This is a great question especially in view of Heb 10:25 which says:
[Do] not giving up meeting together, as some are in the habit of
doing, but encouraging one another--and all the more as you see the
This question can be rephrased as, Must meeting together be a physical meeting or can it be otherwise?
The noun translated "meeting together" here is ἐπισυναγωγή (episunagógé) and only occurs here and in 2 Thess 2:1 which talks about the gathering of the saints to Jesus at His coming. It is from the cognate root συνάγω (sunagó) = to bring or gather together, and occurs frequently in the NT.
Before offering some comments, let me first say that I am a strong believer in meeting together as a local congregation/group (in various ways) on a regular basis to encourage one another, share our faith and learn more about Scripture and Jesus. However, in the current circumstances, is there a NT precedent for meeting in some other way, rather than physically? I believe there is. Here are some examples:
- 1 Cor 5:3, 4, For my part, even though I am not physically present, I am with you in spirit. … So when you are assembled and I am with you in spirit, …
- Phil 1:27, … I'll hear that you are firmly united in spirit, united in fighting for the faith that the Good News brings …
- Phil 2:2, then make my joy complete by being like-minded, having the same love, being one in spirit and of one mind.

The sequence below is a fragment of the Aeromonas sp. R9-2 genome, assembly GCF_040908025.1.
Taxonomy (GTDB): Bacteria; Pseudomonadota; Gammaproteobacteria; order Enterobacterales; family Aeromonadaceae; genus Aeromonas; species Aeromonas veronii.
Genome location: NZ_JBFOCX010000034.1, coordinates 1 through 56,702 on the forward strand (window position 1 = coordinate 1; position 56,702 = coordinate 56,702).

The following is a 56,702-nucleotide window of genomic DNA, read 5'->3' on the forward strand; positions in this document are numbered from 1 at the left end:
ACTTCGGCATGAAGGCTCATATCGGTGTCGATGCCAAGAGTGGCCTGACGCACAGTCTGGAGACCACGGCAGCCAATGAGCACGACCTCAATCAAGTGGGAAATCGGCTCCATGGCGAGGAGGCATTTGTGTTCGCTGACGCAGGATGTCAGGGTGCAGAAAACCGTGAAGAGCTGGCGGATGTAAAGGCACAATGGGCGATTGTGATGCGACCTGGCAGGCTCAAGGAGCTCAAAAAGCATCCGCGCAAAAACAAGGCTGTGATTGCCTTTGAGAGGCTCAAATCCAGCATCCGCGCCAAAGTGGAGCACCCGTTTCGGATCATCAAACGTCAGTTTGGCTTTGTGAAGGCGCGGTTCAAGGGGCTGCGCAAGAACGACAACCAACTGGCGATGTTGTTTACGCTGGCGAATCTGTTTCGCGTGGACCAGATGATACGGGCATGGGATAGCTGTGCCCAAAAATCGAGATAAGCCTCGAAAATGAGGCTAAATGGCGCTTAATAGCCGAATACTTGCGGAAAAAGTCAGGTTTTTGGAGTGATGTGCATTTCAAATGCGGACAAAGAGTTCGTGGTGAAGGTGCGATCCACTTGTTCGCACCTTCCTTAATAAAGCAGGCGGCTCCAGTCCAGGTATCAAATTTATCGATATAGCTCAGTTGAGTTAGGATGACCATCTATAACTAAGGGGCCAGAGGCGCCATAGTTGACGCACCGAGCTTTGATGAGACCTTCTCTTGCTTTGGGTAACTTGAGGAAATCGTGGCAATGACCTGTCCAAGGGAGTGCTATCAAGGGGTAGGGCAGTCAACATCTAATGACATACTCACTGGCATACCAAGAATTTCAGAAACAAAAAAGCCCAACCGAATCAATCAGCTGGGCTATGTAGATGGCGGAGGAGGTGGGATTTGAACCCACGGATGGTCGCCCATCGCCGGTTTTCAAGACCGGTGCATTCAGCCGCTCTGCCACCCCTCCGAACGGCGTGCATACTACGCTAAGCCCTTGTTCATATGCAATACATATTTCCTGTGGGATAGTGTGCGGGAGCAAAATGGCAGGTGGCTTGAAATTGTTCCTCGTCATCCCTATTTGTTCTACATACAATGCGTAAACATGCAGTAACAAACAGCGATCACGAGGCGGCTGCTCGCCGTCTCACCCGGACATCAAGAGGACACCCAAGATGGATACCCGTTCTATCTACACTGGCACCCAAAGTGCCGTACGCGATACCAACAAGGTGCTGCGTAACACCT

- Col 2:5, For though I am absent from you in body, I am present with you in spirit and delight to see how disciplined you are and how firm your faith in Christ is.
- 1 Cor 6:17, But whoever is united with the Lord is one with him in spirit.
- John 4:24, For God is Spirit, so those who worship him must worship in spirit and in truth …
Without going into a detailed exegesis of these passages, I note that one of the various meanings of the Greek word πνεῦμα (pneuma), "spirit" given BDAG is (#3c) "spiritual state, state of mind, disposition". Thus, it might be possible to understand Paul's wish to be absent in body but present by his spirit as a kind of meeting minds. This is a vague approximation of what we moderns now call a virtual meeting online.
Many of Paul's letters (and others) were written precisely because these apostles could not be physically present and so they tried to do this by the written word.
In short, the modern practice of quarantine is a Biblical practice as set out in Leviticus to limit the spread of communicable diseases; and we do well to implement it as we can.